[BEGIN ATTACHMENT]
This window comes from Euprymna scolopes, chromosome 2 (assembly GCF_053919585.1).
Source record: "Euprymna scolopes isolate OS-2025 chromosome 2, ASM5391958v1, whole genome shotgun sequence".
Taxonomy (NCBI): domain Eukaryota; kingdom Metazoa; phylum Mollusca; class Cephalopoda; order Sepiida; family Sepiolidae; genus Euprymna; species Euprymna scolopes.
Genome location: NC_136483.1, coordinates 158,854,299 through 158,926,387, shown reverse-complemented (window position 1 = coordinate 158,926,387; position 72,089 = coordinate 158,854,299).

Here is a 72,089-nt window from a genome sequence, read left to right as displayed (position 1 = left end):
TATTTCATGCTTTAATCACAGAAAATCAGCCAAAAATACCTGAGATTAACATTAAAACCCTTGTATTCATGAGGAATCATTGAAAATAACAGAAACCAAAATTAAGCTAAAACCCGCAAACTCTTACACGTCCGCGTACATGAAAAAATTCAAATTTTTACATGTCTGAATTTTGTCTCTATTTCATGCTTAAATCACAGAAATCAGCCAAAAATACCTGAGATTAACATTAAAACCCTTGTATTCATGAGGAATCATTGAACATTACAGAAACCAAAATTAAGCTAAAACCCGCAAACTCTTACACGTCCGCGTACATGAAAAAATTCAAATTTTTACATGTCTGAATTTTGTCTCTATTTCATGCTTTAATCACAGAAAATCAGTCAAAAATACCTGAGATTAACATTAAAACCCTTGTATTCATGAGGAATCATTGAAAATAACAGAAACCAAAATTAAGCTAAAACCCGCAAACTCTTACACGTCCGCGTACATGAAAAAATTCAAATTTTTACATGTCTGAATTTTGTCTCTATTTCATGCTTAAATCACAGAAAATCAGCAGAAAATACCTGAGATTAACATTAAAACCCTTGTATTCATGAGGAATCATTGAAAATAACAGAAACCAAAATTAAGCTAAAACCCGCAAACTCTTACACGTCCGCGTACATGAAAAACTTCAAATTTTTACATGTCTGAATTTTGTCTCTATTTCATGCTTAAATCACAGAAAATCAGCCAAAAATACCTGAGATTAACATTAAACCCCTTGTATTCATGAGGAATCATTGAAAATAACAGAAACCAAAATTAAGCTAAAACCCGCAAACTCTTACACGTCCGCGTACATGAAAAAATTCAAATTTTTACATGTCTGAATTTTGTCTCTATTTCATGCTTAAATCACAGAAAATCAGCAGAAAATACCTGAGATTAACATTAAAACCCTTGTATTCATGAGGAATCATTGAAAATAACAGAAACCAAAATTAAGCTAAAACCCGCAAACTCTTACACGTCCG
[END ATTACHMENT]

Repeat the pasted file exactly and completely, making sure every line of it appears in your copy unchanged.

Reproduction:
This window comes from Euprymna scolopes, chromosome 2 (assembly GCF_053919585.1).
Source record: "Euprymna scolopes isolate OS-2025 chromosome 2, ASM5391958v1, whole genome shotgun sequence".
Taxonomy (NCBI): domain Eukaryota; kingdom Metazoa; phylum Mollusca; class Cephalopoda; order Sepiida; family Sepiolidae; genus Euprymna; species Euprymna scolopes.
Genome location: NC_136483.1, coordinates 158,854,299 through 158,926,387, shown reverse-complemented (window position 1 = coordinate 158,926,387; position 72,089 = coordinate 158,854,299).

Here is a 72,089-nt window from a genome sequence, read left to right as displayed (position 1 = left end):
TATTTCATGCTTTAATCACAGAAAATCAGCCAAAAATACCTGAGATTAACATTAAAACCCTTGTATTCATGAGGAATCATTGAAAATAACAGAAACCAAAATTAAGCTAAAACCCGCAAACTCTTACACGTCCGCGTACATGAAAAAATTCAAATTTTTACATGTCTGAATTTTGTCTCTATTTCATGCTTAAATCACAGAAATCAGCCAAAAATACCTGAGATTAACATTAAAACCCTTGTATTCATGAGGAATCATTGAACATTACAGAAACCAAAATTAAGCTAAAACCCGCAAACTCTTACACGTCCGCGTACATGAAAAAATTCAAATTTTTACATGTCTGAATTTTGTCTCTATTTCATGCTTTAATCACAGAAAATCAGTCAAAAATACCTGAGATTAACATTAAAACCCTTGTATTCATGAGGAATCATTGAAAATAACAGAAACCAAAATTAAGCTAAAACCCGCAAACTCTTACACGTCCGCGTACATGAAAAAATTCAAATTTTTACATGTCTGAATTTTGTCTCTATTTCATGCTTAAATCACAGAAAATCAGCAGAAAATACCTGAGATTAACATTAAAACCCTTGTATTCATGAGGAATCATTGAAAATAACAGAAACCAAAATTAAGCTAAAACCCGCAAACTCTTACACGTCCGCGTACATGAAAAACTTCAAATTTTTACATGTCTGAATTTTGTCTCTATTTCATGCTTAAATCACAGAAAATCAGCCAAAAATACCTGAGATTAACATTAAACCCCTTGTATTCATGAGGAATCATTGAAAATAACAGAAACCAAAATTAAGCTAAAACCCGCAAACTCTTACACGTCCGCGTACATGAAAAAATTCAAATTTTTACATGTCTGAATTTTGTCTCTATTTCATGCTTAAATCACAGAAAATCAGCAGAAAATACCTGAGATTAACATTAAAACCCTTGTATTCATGAGGAATCATTGAAAATAACAGAAACCAAAATTAAGCTAAAACCCGCAAACTCTTACACGTCCG